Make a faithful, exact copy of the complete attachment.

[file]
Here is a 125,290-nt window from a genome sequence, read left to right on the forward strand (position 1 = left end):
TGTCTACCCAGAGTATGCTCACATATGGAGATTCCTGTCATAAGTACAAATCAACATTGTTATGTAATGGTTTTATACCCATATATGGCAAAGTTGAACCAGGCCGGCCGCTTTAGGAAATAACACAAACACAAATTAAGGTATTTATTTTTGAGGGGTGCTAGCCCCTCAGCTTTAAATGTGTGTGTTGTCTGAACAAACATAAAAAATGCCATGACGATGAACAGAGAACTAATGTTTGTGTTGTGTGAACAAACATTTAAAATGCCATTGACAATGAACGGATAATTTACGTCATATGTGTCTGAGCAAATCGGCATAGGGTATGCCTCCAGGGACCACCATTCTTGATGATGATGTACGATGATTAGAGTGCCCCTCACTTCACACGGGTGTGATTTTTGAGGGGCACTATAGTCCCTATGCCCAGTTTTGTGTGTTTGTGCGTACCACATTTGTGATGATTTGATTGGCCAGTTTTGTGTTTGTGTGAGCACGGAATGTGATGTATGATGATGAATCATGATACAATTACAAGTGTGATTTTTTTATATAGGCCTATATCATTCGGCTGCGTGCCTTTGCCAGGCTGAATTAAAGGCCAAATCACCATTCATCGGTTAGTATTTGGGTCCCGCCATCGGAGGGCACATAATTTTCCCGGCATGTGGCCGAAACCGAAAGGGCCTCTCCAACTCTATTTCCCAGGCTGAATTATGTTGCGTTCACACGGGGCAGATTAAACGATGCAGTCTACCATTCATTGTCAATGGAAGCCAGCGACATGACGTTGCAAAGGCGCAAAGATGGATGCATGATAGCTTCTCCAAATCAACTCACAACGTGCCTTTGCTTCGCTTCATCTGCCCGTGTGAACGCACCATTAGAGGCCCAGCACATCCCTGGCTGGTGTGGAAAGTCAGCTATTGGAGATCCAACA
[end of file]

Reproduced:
Here is a 125,290-nt window from a genome sequence, read left to right on the forward strand (position 1 = left end):
TGTCTACCCAGAGTATGCTCACATATGGAGATTCCTGTCATAAGTACAAATCAACATTGTTATGTAATGGTTTTATACCCATATATGGCAAAGTTGAACCAGGCCGGCCGCTTTAGGAAATAACACAAACACAAATTAAGGTATTTATTTTTGAGGGGTGCTAGCCCCTCAGCTTTAAATGTGTGTGTTGTCTGAACAAACATAAAAAATGCCATGACGATGAACAGAGAACTAATGTTTGTGTTGTGTGAACAAACATTTAAAATGCCATTGACAATGAACGGATAATTTACGTCATATGTGTCTGAGCAAATCGGCATAGGGTATGCCTCCAGGGACCACCATTCTTGATGATGATGTACGATGATTAGAGTGCCCCTCACTTCACACGGGTGTGATTTTTGAGGGGCACTATAGTCCCTATGCCCAGTTTTGTGTGTTTGTGCGTACCACATTTGTGATGATTTGATTGGCCAGTTTTGTGTTTGTGTGAGCACGGAATGTGATGTATGATGATGAATCATGATACAATTACAAGTGTGATTTTTTTATATAGGCCTATATCATTCGGCTGCGTGCCTTTGCCAGGCTGAATTAAAGGCCAAATCACCATTCATCGGTTAGTATTTGGGTCCCGCCATCGGAGGGCACATAATTTTCCCGGCATGTGGCCGAAACCGAAAGGGCCTCTCCAACTCTATTTCCCAGGCTGAATTATGTTGCGTTCACACGGGGCAGATTAAACGATGCAGTCTACCATTCATTGTCAATGGAAGCCAGCGACATGACGTTGCAAAGGCGCAAAGATGGATGCATGATAGCTTCTCCAAATCAACTCACAACGTGCCTTTGCTTCGCTTCATCTGCCCGTGTGAACGCACCATTAGAGGCCCAGCACATCCCTGGCTGGTGTGGAAAGTCAGCTATTGGAGATCCAACA